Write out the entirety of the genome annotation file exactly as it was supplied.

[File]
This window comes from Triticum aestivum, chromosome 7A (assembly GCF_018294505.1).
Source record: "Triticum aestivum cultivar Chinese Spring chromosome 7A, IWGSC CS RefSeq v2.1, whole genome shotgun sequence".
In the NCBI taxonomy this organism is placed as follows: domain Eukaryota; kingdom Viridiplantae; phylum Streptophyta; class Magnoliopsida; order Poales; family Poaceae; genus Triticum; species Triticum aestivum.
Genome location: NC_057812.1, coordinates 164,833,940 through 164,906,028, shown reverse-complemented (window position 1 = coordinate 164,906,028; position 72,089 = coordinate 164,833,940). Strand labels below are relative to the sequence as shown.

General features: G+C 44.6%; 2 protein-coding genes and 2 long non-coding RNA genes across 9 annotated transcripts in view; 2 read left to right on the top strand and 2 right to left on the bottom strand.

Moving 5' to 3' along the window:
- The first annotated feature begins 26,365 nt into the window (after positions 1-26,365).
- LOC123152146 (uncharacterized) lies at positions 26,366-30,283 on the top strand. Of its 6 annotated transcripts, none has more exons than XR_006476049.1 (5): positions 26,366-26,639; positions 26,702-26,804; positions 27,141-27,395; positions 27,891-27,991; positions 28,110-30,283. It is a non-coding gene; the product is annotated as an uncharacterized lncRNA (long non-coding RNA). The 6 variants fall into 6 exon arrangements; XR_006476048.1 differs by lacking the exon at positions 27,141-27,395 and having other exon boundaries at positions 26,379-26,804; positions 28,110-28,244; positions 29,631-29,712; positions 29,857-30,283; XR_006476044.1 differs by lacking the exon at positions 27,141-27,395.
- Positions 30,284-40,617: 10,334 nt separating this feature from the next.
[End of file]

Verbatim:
This window comes from Triticum aestivum, chromosome 7A (assembly GCF_018294505.1).
Source record: "Triticum aestivum cultivar Chinese Spring chromosome 7A, IWGSC CS RefSeq v2.1, whole genome shotgun sequence".
In the NCBI taxonomy this organism is placed as follows: domain Eukaryota; kingdom Viridiplantae; phylum Streptophyta; class Magnoliopsida; order Poales; family Poaceae; genus Triticum; species Triticum aestivum.
Genome location: NC_057812.1, coordinates 164,833,940 through 164,906,028, shown reverse-complemented (window position 1 = coordinate 164,906,028; position 72,089 = coordinate 164,833,940). Strand labels below are relative to the sequence as shown.

General features: G+C 44.6%; 2 protein-coding genes and 2 long non-coding RNA genes across 9 annotated transcripts in view; 2 read left to right on the top strand and 2 right to left on the bottom strand.

Moving 5' to 3' along the window:
- The first annotated feature begins 26,365 nt into the window (after positions 1-26,365).
- LOC123152146 (uncharacterized) lies at positions 26,366-30,283 on the top strand. Of its 6 annotated transcripts, none has more exons than XR_006476049.1 (5): positions 26,366-26,639; positions 26,702-26,804; positions 27,141-27,395; positions 27,891-27,991; positions 28,110-30,283. It is a non-coding gene; the product is annotated as an uncharacterized lncRNA (long non-coding RNA). The 6 variants fall into 6 exon arrangements; XR_006476048.1 differs by lacking the exon at positions 27,141-27,395 and having other exon boundaries at positions 26,379-26,804; positions 28,110-28,244; positions 29,631-29,712; positions 29,857-30,283; XR_006476044.1 differs by lacking the exon at positions 27,141-27,395.
- Positions 30,284-40,617: 10,334 nt separating this feature from the next.